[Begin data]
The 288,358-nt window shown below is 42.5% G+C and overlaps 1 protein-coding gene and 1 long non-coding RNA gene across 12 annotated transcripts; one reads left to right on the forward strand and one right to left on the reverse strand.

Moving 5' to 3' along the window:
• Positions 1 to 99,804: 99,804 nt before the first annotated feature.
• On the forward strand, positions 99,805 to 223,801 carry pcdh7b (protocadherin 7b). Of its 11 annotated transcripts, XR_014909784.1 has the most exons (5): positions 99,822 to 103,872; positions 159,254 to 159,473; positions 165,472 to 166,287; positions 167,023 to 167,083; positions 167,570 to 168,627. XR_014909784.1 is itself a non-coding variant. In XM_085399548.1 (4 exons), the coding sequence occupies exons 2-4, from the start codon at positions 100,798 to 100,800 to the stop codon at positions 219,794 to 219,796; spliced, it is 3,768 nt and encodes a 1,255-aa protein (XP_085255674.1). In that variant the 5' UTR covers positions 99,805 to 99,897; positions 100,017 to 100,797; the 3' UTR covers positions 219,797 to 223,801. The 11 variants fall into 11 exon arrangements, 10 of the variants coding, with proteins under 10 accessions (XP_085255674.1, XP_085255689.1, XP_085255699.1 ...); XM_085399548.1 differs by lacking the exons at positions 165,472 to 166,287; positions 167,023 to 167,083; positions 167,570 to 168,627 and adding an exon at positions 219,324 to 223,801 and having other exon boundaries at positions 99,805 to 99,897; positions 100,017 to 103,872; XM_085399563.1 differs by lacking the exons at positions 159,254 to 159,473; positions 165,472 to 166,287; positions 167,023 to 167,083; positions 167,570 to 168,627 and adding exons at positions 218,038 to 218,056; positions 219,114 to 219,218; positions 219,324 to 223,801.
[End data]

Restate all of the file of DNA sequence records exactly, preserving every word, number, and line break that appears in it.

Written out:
The 288,358-nt window shown below is 42.5% G+C and overlaps 1 protein-coding gene and 1 long non-coding RNA gene across 12 annotated transcripts; one reads left to right on the forward strand and one right to left on the reverse strand.

Moving 5' to 3' along the window:
• Positions 1 to 99,804: 99,804 nt before the first annotated feature.
• On the forward strand, positions 99,805 to 223,801 carry pcdh7b (protocadherin 7b). Of its 11 annotated transcripts, XR_014909784.1 has the most exons (5): positions 99,822 to 103,872; positions 159,254 to 159,473; positions 165,472 to 166,287; positions 167,023 to 167,083; positions 167,570 to 168,627. XR_014909784.1 is itself a non-coding variant. In XM_085399548.1 (4 exons), the coding sequence occupies exons 2-4, from the start codon at positions 100,798 to 100,800 to the stop codon at positions 219,794 to 219,796; spliced, it is 3,768 nt and encodes a 1,255-aa protein (XP_085255674.1). In that variant the 5' UTR covers positions 99,805 to 99,897; positions 100,017 to 100,797; the 3' UTR covers positions 219,797 to 223,801. The 11 variants fall into 11 exon arrangements, 10 of the variants coding, with proteins under 10 accessions (XP_085255674.1, XP_085255689.1, XP_085255699.1 ...); XM_085399548.1 differs by lacking the exons at positions 165,472 to 166,287; positions 167,023 to 167,083; positions 167,570 to 168,627 and adding an exon at positions 219,324 to 223,801 and having other exon boundaries at positions 99,805 to 99,897; positions 100,017 to 103,872; XM_085399563.1 differs by lacking the exons at positions 159,254 to 159,473; positions 165,472 to 166,287; positions 167,023 to 167,083; positions 167,570 to 168,627 and adding exons at positions 218,038 to 218,056; positions 219,114 to 219,218; positions 219,324 to 223,801.